Our current formula of Health Care and or the kind of care you and I can receive is dictated by Insurers and Pharmaceutical Companies. Your care depends on your insurance plan, availability of practitioners who accept your plan, then getting authorization from an insurer about a proposed treatment plan which may or not include a drug therapy, which will require another authorization.
Seems like the two most important elements are taken out of the equation here. Namely your desires and your physician’s recommendations. That’s assuming you even have a physician who knows you and can advocate for you.
If you haven’t experienced any of the disconnect of the above scenario, more than likely it will hit you smack in the face when it comes to care of a chronic illness or end of life care for yourself or a loved one.
Here are a few things to consider before you are on the “Back Nine”. To use a golfer’s analogy, which I hadn’t heard until a few years ago but, you get the drift? If life were 18 holes, the first several holes you are fresh and by the middle 8th hole, you are getting the hang of it and doing well, but start to tire..
Durable Power of Attorney for Health Care DPOA
This is usually completed within a Trust along with your Will or your “Living Will”
Sometimes the above terms are used interchangeably, but in fact are different.
This can be used sometimes as a DNR, but is separate. In some states there is a pre-admission DNR (hospital)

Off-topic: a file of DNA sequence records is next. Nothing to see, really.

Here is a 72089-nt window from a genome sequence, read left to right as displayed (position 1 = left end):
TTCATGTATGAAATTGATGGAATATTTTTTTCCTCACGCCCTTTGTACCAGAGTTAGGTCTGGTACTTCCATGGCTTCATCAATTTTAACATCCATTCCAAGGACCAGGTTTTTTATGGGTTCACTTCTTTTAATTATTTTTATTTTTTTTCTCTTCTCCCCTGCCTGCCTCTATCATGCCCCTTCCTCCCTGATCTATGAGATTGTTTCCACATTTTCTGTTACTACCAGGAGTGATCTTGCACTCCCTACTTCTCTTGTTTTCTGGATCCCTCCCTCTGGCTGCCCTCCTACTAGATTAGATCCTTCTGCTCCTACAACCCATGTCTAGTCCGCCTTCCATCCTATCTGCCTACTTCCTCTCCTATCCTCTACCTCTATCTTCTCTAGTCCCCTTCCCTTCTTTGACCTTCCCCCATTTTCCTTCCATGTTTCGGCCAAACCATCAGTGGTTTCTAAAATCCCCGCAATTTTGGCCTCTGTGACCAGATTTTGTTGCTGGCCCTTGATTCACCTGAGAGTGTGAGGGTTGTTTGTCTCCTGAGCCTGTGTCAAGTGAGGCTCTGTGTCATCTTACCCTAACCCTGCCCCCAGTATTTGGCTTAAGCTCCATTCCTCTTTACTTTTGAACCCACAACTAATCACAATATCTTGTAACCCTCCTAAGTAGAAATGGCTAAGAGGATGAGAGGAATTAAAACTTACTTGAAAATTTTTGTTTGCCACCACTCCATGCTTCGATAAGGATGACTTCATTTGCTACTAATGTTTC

Every state and county differs in available resources. In patient settings or at home. Also there are for profit and non profit hospices.
Hemlock Society Compassion and Choices
Name changes through the decades, but they continue to advocate for patient rights.
A new to me organization, that provides a comprehensive guide to end of life planning
See what your legal rights are. Each state is different.
Do Not resuscitate, has been replaced with AND in some health care settings. Some-
times this is used with or without the POLST. You might consider a situation with the POLST at your home or residence and or DNR or AND at a hospital setting.
Allow a natural death.
What to do after it’s over?
Burial Average cost of a basic funeral 8-10 Thousand
Cremation Cheaper than burial, but you must still provide for memorial or witnessing fees.
Donation Many people opt to be an for organ donor. Check out your state’s registry, as some require registration. A low cost/0 option is whole body donation. Teaching hospitals around the country have programs where whole body donation is an option. ScienceCare(which is referenced in the above link) offer the cremated remains back to your family if they wish, which isn’t an option in some facilities.
Please don’t think I’m advocating one over the other, I’m advocating personal choice which is often taken out the equation of our health care. I’m also advocating planning and implementing your wishes. I do know from personal and professional experience, that many of us are poorly prepared for our bodies failure. That, along with the challenges we face which are compounded by a bureaucracy of legal and moral limitations, our personal choices fall by the wayside. This can easily happen in the event we find ourselves in an institutional setting like this woman’s story. Despite her wishes, when you have an opposing protocol, it’s not the consumer/patient/me/you who wins.
If you have aging parents, ill relatives or are on the “back 9” yourself, consider your options and plan, lest you have no choice at all. Clean out the top shelf of your linen closet (why that accumulates so much stuff, I’ll never know) use all the things you’ve been saving for good. Because, now is good too.
And another view of it all.
To your Continued Good Health.